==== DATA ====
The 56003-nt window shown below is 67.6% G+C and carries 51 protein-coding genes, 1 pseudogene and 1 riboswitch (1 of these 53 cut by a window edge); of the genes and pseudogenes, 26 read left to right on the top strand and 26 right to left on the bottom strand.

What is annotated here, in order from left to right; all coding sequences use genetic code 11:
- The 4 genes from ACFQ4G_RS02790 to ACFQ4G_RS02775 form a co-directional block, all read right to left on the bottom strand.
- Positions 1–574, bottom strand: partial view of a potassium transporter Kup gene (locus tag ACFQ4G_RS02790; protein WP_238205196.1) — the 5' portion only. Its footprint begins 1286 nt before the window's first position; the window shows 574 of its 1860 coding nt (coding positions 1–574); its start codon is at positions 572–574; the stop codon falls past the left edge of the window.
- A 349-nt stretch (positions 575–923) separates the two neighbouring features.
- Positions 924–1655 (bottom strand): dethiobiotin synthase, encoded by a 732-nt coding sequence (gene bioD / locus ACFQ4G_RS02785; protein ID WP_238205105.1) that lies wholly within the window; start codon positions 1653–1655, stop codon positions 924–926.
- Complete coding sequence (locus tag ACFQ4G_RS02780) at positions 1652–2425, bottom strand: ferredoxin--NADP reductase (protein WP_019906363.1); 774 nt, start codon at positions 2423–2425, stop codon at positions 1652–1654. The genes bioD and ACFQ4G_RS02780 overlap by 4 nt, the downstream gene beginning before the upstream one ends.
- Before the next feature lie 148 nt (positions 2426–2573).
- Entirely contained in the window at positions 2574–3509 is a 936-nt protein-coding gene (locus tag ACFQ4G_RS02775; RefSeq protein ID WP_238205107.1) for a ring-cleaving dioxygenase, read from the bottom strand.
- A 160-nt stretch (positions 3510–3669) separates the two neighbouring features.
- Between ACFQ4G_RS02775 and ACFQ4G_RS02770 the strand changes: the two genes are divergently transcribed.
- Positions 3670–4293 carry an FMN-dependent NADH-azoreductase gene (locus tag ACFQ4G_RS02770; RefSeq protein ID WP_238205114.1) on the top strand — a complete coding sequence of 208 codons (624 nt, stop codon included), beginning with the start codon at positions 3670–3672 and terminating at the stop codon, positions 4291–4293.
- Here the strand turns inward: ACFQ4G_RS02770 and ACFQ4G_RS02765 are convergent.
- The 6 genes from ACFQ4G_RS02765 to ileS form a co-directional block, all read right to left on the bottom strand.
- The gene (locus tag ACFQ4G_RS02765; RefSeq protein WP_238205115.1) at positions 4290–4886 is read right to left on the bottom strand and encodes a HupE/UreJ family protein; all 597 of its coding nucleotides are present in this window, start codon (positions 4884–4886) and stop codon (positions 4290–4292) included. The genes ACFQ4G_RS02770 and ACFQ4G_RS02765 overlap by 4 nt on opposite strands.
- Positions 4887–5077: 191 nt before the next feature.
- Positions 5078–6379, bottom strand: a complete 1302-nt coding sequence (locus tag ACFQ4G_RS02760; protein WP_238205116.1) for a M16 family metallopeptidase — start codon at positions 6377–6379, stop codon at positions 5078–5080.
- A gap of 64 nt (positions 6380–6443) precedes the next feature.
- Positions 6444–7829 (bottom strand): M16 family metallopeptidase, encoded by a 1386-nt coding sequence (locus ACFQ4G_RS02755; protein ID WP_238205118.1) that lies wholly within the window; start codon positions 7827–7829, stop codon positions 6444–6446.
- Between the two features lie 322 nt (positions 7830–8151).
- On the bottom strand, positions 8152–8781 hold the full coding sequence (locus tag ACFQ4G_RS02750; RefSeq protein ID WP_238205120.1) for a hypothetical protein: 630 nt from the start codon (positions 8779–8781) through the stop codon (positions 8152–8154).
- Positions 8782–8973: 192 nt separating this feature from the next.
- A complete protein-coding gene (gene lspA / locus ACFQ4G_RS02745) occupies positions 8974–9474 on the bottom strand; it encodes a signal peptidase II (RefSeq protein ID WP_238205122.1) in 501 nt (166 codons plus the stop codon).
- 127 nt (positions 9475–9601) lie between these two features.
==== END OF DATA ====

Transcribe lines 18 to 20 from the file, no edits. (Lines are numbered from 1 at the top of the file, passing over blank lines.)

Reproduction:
- A gap of 64 nt (positions 6380–6443) precedes the next feature.
- Positions 6444–7829 (bottom strand): M16 family metallopeptidase, encoded by a 1386-nt coding sequence (locus ACFQ4G_RS02755; protein ID WP_238205118.1) that lies wholly within the window; start codon positions 7827–7829, stop codon positions 6444–6446.
- Between the two features lie 322 nt (positions 7830–8151).